Hospitals across the country are to defer elective or non-urgent procedures as well as outpatient appointments due to the surge in Covid-19 case numbers.
Hospitals in Galway are to defer all but very urgent and time-critical inpatient and day surgery from Tuesday.
The Saolta group said that outpatient clinics at University Hospital Galway and Merlin Park University Hospital would also be cancelled. However, it said that some of these would take place virtually unless it was absolutely necessary for patients to be seen. The group said the deferrals would be for a two-week period initially, and would be kept under review.
The measures are “to help the hospital manage the significant and sustained increase in the number of Covid-19 cases currently being treated in the hospital”, it said. Rising Covid infection numbers in the community were likely to lead to further hospitalisations, it added.
Outpatient appointments, other than time-critical ones, at University Hospital Limerick for the remainder of this week are to be rescheduled. Time-critical outpatient and day services, such as oncology, haematology and dialysis, continue to operate.
The University of Limerick Hospital Group said on Monday that as part of its winter plan, elective surgery was not scheduled to take place during the week commencing January 4th, although emergency and trauma theatres would continue to operate.
“In view of the surge in Covid-19 activity and the rising number of infections in the mid-west and around the country, our plan to resume elective surgery on January 11th is currently under review.”
It said there were approximately 100 staff at University Hospital Limerick and approximately 150 across the hospital group who were off work and self-isolating.
Hospital services will also be strongly impacted in the south of the country.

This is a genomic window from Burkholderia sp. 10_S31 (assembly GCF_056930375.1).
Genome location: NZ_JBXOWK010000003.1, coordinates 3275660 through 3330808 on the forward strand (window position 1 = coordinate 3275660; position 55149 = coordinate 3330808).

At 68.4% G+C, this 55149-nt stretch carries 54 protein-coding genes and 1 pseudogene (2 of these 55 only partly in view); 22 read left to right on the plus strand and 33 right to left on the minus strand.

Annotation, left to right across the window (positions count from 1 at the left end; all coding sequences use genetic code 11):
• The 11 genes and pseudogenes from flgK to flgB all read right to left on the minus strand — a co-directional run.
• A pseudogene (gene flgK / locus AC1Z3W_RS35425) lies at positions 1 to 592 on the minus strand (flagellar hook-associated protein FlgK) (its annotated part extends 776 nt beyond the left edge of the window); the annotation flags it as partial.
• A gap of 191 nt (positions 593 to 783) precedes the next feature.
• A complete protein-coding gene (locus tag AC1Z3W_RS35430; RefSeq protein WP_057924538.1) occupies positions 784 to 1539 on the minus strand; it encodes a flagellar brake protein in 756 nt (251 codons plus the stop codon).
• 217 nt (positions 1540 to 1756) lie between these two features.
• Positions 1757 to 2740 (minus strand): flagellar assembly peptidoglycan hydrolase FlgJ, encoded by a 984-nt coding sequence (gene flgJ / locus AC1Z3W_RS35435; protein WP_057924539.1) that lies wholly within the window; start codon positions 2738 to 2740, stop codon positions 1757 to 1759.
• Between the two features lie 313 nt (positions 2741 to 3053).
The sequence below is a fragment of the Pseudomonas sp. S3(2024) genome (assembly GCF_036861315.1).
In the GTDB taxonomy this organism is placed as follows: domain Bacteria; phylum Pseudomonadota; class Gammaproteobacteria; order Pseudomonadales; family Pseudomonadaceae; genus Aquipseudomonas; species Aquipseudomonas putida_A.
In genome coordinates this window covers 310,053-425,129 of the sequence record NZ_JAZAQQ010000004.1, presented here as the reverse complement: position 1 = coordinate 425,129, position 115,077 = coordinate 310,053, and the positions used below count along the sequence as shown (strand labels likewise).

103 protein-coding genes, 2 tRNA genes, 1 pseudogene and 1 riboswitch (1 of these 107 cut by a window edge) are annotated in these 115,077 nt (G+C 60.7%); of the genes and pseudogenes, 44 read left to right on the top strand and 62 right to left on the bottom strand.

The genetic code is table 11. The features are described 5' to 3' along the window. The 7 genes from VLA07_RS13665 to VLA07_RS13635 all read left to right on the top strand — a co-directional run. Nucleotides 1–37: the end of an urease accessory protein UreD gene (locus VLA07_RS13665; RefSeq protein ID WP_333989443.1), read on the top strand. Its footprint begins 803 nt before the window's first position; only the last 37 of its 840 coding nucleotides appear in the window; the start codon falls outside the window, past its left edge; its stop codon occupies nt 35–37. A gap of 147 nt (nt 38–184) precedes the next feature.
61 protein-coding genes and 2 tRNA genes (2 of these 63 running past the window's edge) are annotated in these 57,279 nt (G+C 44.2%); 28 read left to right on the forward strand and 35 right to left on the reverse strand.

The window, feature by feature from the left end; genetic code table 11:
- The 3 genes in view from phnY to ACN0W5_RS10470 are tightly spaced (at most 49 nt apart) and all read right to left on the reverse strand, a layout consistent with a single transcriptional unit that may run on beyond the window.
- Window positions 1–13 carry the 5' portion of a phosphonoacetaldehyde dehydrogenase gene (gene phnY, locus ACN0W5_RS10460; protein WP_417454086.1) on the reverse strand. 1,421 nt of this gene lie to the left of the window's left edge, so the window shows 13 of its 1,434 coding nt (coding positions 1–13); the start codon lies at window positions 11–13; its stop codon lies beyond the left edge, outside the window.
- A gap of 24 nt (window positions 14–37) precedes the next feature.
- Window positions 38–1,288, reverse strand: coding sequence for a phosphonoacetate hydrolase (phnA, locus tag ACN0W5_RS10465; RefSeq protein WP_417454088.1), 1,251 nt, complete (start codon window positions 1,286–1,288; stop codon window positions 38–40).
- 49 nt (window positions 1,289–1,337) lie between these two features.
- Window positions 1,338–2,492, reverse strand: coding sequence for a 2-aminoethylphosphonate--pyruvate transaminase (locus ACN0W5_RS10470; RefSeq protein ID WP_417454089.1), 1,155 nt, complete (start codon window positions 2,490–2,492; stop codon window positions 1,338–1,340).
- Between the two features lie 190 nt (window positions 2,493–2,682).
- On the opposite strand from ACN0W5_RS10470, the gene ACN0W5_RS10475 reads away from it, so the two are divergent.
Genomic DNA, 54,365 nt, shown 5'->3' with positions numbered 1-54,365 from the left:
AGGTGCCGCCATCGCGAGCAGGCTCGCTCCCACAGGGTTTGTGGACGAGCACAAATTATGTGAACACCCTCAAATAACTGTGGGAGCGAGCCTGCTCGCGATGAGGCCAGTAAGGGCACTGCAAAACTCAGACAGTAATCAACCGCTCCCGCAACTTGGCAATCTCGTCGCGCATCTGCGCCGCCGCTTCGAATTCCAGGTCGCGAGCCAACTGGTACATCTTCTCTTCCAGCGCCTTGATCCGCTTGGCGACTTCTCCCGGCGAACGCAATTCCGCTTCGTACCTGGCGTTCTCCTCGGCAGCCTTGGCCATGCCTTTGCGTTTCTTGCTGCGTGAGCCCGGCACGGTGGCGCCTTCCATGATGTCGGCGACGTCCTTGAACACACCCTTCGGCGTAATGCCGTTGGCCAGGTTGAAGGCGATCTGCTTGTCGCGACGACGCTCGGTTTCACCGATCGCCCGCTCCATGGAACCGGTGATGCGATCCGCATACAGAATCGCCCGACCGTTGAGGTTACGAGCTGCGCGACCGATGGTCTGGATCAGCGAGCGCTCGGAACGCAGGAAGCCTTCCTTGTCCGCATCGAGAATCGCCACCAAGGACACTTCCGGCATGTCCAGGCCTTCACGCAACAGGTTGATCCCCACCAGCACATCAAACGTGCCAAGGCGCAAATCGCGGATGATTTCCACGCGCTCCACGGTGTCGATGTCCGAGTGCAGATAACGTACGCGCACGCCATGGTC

The South/South West Hospital Group, which includes facilities in Cork, Kerry, Waterford and parts of Tipperary, said: "Arising from the rapid increase in Covid-19 admissions, the number of acute hospital staff isolating either because of a positive result or close contact with a known positive case and the projected trend in admissions based upon community transmission levels of Covid-19, hospitals in the group have curtailed elective activity.
“In accordance with national direction, only critical time-dependent elective procedures are being undertaken in most hospitals. The situation is being kept under constant review.”
Services for patients in Dublin may also be impacted. The Dublin Midlands Hospital Group, which includes St James's and Tallaght hospitals, said on Monday that all of its hospitals were reviewing activity based on current pressures, and patients would be informed of any changes.
Children's Health Ireland, which comprises the paediatric hospitals and facilities in Dublin, said it was "monitoring on a daily basis their activity and resource capacity, especially staffing, to provide safe services and to ensure patients, parents and staff are safe. Time-sensitive and essential services are being prioritised".
The hospital manager at Galway University Hospitals, Chris Kane, said: "We regret the impact that these deferrals will have on our patients, but it is a really important part of maintaining critical and emergency services. A small number of urgent cancer and time-critical procedures will proceed. Patients will be notified directly if their appointment or procedure is being deferred.
“Currently there are three wards in the hospital closed for new admissions due to confirmed cases of Covid-19. We are also seeing a significant and sustained increase in the number of patients hospitalised with Covid-19, and as of 8pm on Sunday evening, January 3rd, there were 43 Covid-19 positive patients being treated in University Hospital Galway.”